Each time a unit is used in a battle, their Fatigue meter is filled and their maximum health is decreased. The meter is depleted by either giving that unit gifts or purifying them at special statues.[1][2] During battles, adjacent allied units can engage in "Support" conversations, dialogues which impact their relationship and gameplay performance.[1] In dungeons, players can roam freely through a 3D environment with a party of ten, are able to avoid encounters if they wish, and can smash objects or open crates to obtain money and items. Upon engaging an enemy, the perspective switches to the standard top-down battle screen.[1][2] An added function is Mila's Turnwheel, a mechanic whereby players can undo three turns to redo moves if something has gone wrong such as a unit falling in battle.[2][4] In addition, Fire Emblem Echoes features Amiibo support, with compatible figurines being main protagonists Alm and Celica, in addition to characters from earlier Fire Emblem games: using an Amiibo summons a phantom unit for a single turn at the cost of a character's health. Amiibos not related to the Fire Emblem series summon allied monsters.[2]


The main storyline remains the same as in Fire Emblem Gaiden. Long ago, the sibling gods Mila and Duma fought for control over the continent of Valentia. Eventually, they called a ceasefire and each took half of the continent. In the south, Mila's worshippers would form the Kingdom of Zofia, a land of plentiful bounty. Over time, however, it spoiled and corrupted its people through complacency. In the north, Duma's worshippers created the Empire of Rigel, a desolate land whose people grew in strength but also became numb to emotion. The game follows Alm and Celica, childhood friends who set off on their own journeys across Valentia in order to restore peace.

After the completion of the game, a new post-game chapter can be started which allows Alm, Celica, and their allies to journey across the sea to Archanea, the setting of the original Fire Emblem. While there, a large labyrinth buried in the nearby desert can be discovered. Exploring its depths, various stone tables speak of an alchemist named Forneus who attempted to create the perfect life-form with divine dragon blood as well as reanimating the dead to be subservient, but was sealed within the labyrinth as punishment for his inhumane experiments. At the deepest level, Forneus' "perfect life-form" is encountered: a monstrous being dubbed "The Creation" which serves as the final boss of the labyrinth and is heavily implied to be Grima, the main antagonist of Fire Emblem Awakening.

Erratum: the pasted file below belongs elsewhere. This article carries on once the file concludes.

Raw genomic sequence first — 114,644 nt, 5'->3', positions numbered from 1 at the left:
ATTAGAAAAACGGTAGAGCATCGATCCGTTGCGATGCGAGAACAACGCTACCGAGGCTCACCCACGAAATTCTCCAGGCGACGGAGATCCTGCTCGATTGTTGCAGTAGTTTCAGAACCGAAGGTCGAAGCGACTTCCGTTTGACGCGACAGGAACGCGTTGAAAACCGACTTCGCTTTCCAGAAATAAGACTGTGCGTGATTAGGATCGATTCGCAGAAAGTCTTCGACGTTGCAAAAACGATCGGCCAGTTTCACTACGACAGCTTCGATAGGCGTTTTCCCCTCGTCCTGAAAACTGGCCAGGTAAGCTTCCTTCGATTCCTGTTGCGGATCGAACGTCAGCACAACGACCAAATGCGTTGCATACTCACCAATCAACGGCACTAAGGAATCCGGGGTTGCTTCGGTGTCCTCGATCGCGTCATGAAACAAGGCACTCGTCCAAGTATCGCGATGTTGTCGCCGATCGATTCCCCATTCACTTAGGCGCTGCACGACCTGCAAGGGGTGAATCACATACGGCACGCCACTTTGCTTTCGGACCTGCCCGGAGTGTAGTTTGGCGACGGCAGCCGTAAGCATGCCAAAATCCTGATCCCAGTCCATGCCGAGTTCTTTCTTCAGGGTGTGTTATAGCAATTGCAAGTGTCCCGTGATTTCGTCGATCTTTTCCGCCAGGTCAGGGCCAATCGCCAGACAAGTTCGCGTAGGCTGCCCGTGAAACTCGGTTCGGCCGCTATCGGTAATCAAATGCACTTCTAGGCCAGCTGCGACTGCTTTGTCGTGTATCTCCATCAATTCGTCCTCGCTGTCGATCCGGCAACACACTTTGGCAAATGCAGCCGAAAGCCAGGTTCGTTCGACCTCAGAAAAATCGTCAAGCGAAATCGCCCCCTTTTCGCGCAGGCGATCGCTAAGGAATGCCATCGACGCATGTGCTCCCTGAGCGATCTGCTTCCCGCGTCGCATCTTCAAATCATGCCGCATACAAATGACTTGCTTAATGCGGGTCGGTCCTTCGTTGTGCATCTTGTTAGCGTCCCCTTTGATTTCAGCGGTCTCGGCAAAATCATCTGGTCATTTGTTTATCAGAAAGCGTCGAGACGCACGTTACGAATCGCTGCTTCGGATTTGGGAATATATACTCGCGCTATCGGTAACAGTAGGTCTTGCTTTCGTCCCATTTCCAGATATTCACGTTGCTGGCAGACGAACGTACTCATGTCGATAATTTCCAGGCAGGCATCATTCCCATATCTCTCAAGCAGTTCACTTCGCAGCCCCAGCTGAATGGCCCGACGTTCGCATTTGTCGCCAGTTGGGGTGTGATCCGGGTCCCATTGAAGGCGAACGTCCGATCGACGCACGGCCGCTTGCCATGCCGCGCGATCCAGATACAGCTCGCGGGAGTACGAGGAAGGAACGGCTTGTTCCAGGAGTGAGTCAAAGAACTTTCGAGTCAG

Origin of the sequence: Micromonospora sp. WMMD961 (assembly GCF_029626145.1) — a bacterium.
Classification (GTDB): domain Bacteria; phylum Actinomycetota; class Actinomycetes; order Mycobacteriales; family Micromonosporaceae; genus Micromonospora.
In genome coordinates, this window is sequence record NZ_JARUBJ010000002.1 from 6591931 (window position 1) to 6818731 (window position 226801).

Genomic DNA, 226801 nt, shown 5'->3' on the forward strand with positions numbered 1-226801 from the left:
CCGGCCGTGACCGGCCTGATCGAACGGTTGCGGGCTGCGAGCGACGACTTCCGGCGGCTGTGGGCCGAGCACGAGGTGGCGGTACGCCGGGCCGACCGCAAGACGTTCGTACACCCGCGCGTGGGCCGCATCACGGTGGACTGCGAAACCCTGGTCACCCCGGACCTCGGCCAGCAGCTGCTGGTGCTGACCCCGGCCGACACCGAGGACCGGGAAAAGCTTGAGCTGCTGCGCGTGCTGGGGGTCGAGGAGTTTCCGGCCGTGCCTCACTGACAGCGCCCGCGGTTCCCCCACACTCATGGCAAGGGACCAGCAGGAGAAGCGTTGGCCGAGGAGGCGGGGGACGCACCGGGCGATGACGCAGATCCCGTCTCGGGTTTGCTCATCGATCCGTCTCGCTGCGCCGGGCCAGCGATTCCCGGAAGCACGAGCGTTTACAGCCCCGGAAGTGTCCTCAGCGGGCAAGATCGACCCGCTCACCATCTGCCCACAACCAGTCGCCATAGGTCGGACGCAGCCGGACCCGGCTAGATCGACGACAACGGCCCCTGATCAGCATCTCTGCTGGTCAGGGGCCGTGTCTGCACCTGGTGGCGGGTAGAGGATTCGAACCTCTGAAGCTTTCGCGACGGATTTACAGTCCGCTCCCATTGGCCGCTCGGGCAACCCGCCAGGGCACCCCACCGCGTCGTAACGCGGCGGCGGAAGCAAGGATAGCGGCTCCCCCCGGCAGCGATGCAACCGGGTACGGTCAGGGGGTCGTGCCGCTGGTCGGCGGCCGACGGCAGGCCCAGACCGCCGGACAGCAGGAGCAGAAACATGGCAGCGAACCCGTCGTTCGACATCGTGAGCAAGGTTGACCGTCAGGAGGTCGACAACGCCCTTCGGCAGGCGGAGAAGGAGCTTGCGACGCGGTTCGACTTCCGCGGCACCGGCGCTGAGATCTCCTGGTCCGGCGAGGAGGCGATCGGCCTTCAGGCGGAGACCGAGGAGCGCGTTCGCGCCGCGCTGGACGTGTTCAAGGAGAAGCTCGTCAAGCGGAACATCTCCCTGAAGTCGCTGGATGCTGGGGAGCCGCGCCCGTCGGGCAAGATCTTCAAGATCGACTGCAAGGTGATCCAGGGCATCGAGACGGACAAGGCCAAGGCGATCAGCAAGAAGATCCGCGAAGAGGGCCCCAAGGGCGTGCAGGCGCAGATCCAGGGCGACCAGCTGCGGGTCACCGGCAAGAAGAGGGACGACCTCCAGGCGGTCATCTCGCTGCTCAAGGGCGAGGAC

Shadows of Valentia is a full remake of Fire Emblem Gaiden.[5] The second entry in the Fire Emblem series, Gaiden was released in 1992 for the Famicom. The game was notable for breaking away from the gameplay precedents set in its predecessor, Shadow Dragon and the Blade of Light; while it retained that game's tactical turn-based battle system, it included new features, such as navigable towns and overworld, and simplified mechanics. Due to these changes, Gaiden came to be considered the black sheep of the series, with many of its new elements being dropped for subsequent entries. Gaiden did not receive a Western release.[6][7] Development for Echoes began following the completion of Fire Emblem Fates for the Nintendo 3DS in 2015. Nintendo series producer Hitoshi Yamagami thought about developing a Fire Emblem game for the Nintendo Switch home console, but considered it was too early as the console's specifications were still being decided upon. Several Intelligent Systems staff said they wanted to implement features that had to be cut from Fates in a remake of Gaiden. As Gaiden has received little attention up to this point, Yamagami thought they could quickly develop a remake and release it before the Switch's release.[8] An alternative plan was creating an all-new game, but early planning was already in place for the planned Fire Emblem title for Switch, so it was considered too late to begin a third original 3DS game.[9] It was initially planned for release in September 2016, but they could not reach this deadline without compromising the game's quality, so the release was delayed into 2017.[8]